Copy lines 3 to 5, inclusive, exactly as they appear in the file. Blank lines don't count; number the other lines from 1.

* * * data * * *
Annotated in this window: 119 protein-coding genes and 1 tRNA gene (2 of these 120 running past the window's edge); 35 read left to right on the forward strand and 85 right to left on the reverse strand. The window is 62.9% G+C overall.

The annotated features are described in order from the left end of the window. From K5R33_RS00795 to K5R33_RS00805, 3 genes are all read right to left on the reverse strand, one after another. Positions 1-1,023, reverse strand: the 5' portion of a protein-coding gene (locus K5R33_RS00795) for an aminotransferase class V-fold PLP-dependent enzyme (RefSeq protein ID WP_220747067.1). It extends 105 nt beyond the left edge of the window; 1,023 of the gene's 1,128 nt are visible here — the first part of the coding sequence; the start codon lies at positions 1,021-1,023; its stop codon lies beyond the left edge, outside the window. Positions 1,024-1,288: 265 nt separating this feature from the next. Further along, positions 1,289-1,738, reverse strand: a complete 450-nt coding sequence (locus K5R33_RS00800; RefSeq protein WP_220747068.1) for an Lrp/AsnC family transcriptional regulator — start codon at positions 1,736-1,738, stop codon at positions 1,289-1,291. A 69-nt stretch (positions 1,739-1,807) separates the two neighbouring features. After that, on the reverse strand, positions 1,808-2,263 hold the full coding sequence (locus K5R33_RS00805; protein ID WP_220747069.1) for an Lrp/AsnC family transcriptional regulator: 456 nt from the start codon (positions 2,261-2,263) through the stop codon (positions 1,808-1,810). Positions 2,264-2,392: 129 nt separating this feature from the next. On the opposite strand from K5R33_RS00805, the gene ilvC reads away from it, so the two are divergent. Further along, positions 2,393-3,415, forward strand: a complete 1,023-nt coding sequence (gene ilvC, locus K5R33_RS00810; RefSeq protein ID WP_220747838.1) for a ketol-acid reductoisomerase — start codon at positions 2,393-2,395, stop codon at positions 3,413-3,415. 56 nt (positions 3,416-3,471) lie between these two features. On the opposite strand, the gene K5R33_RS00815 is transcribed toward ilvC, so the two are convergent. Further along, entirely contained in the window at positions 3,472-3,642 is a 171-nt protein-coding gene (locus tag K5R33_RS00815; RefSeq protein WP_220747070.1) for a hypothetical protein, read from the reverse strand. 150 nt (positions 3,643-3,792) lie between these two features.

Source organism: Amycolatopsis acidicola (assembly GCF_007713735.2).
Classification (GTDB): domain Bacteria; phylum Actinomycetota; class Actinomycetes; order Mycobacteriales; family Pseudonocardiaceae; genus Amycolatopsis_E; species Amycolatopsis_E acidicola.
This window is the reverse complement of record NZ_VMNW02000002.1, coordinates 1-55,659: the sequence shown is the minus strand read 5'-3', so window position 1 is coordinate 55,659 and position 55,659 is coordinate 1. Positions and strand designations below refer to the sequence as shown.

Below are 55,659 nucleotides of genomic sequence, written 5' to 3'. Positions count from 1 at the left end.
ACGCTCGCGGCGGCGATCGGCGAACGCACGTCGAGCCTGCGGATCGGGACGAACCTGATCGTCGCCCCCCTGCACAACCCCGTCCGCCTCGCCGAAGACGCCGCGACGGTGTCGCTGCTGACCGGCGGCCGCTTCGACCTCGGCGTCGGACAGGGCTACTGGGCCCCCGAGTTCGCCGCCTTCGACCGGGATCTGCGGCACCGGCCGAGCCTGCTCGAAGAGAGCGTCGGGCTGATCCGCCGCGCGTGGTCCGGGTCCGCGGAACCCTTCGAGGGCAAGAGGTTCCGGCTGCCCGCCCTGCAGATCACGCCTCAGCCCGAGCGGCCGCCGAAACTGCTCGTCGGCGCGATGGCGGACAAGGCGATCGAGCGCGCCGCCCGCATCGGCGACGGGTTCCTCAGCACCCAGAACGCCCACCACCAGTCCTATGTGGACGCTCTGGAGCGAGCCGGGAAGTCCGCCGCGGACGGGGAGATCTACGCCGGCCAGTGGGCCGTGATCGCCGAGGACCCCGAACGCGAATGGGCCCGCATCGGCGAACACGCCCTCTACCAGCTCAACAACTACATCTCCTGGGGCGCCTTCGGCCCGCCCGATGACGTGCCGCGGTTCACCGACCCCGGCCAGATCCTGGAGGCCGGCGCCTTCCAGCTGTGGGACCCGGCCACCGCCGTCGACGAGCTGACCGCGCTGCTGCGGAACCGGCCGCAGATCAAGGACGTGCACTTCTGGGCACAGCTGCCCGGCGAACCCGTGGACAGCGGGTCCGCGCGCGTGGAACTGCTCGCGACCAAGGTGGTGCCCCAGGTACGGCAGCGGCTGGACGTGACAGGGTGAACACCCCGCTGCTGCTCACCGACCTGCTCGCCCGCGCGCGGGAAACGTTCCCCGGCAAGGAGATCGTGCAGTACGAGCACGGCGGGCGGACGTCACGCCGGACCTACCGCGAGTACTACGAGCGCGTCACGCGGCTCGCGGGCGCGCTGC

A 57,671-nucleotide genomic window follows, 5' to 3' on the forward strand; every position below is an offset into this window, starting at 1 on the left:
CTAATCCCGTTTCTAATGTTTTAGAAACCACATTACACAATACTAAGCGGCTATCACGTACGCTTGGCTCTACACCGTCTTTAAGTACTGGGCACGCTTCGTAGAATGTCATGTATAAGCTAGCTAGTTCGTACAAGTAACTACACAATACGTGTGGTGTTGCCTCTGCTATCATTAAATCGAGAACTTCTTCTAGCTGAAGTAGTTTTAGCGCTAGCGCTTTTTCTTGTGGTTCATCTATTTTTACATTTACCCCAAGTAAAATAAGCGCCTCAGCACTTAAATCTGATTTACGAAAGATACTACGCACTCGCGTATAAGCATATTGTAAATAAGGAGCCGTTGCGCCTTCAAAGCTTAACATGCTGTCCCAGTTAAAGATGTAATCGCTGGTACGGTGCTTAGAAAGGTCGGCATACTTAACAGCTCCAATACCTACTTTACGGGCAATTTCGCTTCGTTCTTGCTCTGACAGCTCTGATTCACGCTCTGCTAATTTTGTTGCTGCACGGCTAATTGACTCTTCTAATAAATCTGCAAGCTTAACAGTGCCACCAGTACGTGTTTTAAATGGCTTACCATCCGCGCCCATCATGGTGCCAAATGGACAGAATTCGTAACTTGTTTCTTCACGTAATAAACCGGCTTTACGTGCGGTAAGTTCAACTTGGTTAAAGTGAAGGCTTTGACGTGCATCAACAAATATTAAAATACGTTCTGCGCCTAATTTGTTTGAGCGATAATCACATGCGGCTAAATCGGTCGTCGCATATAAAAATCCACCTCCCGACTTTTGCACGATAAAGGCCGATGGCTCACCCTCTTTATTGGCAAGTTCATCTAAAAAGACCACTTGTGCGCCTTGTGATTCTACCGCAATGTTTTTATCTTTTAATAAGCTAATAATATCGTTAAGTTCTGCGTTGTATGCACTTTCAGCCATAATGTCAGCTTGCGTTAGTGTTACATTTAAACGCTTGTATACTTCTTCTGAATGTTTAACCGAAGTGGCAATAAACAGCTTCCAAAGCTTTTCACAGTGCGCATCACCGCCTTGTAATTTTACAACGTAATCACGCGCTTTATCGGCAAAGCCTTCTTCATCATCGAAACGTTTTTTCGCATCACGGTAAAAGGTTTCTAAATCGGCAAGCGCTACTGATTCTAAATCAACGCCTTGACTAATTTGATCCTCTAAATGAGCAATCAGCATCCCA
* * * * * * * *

Source organism: Amycolatopsis acidicola (assembly GCF_007713735.2).
Classification (GTDB): domain Bacteria; phylum Actinomycetota; class Actinomycetes; order Mycobacteriales; family Pseudonocardiaceae; genus Amycolatopsis_E; species Amycolatopsis_E acidicola.
This window is the reverse complement of record NZ_VMNW02000002.1, coordinates 1-55,659: the sequence shown is the minus strand read 5'-3', so window position 1 is coordinate 55,659 and position 55,659 is coordinate 1. Positions and strand designations below refer to the sequence as shown.